Got health-obsessed relatives? Science-loving friends? There’s a little something for everyone in STAT’s first annual holiday gift guide.
We did our best to round up off-the-beaten-path science and health gift ideas that range from the practical, to the playful … to the pathogenic.
So without further ado, the list:
Christmas is a time of community, and we think that should extend to your millions of microbial residents. Friends and family on a self-hacking kick can find out what’s living in and on their bodies with a send-away microbiome testing kit, like this one from uBiome. Or try the monthly subscription for a gift that keeps on giving.
For those who prefer sharing their bacteria with others, check out these petri dish ornaments. Merry microbes give them festive colors and patterns — but don’t worry, nosophobics, they’re just watercolors.
Rubber fitness bracelets are so 2015. The new trend: haute-couture jewelry that hides high-tech functionality, from the likes of Swarovski and Tory Burch. They can track the number of steps you’ve walked, your running distance, sleeping patterns, and more.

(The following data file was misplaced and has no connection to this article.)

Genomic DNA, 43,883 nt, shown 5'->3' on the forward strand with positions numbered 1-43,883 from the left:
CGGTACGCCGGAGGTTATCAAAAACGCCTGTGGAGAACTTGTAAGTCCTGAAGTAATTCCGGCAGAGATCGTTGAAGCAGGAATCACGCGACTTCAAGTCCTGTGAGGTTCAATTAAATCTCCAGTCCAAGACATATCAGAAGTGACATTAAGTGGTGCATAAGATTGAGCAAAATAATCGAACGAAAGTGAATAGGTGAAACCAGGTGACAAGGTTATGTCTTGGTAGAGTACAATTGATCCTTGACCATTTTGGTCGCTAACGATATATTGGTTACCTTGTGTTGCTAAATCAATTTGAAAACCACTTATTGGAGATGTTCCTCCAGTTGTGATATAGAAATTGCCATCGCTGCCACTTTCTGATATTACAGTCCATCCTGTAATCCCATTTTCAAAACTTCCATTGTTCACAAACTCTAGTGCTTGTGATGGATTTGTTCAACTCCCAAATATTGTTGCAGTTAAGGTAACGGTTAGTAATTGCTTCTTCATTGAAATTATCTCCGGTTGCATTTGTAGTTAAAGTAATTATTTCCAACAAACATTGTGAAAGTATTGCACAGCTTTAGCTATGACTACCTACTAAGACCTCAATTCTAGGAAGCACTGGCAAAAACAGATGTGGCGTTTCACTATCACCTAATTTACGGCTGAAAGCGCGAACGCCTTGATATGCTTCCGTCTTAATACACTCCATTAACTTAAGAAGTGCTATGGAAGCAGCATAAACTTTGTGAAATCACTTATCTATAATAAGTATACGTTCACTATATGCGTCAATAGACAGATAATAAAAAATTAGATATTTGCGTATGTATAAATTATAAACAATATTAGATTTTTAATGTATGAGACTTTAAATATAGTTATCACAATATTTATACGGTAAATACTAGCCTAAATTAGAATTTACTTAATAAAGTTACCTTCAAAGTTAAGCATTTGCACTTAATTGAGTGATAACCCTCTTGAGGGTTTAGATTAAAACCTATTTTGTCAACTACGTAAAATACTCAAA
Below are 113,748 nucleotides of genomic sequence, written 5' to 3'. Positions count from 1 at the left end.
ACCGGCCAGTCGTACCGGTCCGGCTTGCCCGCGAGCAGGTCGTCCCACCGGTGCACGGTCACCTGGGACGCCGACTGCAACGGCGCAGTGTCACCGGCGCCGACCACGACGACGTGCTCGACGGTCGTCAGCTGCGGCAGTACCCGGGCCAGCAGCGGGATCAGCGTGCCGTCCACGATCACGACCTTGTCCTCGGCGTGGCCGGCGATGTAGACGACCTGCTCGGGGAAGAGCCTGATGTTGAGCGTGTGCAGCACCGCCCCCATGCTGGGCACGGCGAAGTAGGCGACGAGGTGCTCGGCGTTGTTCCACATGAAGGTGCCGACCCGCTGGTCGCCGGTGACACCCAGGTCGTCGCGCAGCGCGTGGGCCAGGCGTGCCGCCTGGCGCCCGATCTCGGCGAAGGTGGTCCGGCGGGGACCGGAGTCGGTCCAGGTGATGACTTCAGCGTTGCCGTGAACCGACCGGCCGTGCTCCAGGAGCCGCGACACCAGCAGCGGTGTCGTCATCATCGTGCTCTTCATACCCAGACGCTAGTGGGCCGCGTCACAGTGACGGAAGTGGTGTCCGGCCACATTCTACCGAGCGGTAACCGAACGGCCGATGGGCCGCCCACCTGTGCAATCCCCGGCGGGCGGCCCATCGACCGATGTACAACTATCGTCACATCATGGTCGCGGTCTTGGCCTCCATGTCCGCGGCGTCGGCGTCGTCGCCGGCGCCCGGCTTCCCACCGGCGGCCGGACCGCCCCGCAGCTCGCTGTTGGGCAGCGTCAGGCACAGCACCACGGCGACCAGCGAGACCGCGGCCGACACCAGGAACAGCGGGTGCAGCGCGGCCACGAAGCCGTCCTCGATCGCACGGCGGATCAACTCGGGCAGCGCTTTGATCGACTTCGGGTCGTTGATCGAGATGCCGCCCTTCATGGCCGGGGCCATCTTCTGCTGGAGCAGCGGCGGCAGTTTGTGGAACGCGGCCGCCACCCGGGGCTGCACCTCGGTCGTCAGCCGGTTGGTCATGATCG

Geometry can make creating healthy meals at home a lot more fun. For discerning salad enthusiasts who like perfectly bias-cut radish slices or rhomboid hunks of carrot, this hardwood cutting board lets them slice and dice with accurate measurements of lines and angles.
But, for outdoorsy types, what if your water bottle is empty in the middle of the wilderness? Just take a swig from the nearest stream, pond, or lake, with the LifeStraw personal water filter. It removes sediments, bacteria, and other unpleasantness, so you can rehydrate without worry.
Studies showing how bad constant sitting is for your body just keep coming. So a sit-stand desk could be just the thing for the office rats on your list. These adjustable desks, like this well-reviewed version from Ikea, get users off their butts and on their feet for greater alertness, productivity, and health.
A customized plasmid DNA map makes a beautiful sciencey gift for any art lovers on your list. For a plasmid to illustrate, you could consider the one just discovered in E. coli that makes them resistant to last-line antibiotics. That should be holiday cheer aplenty.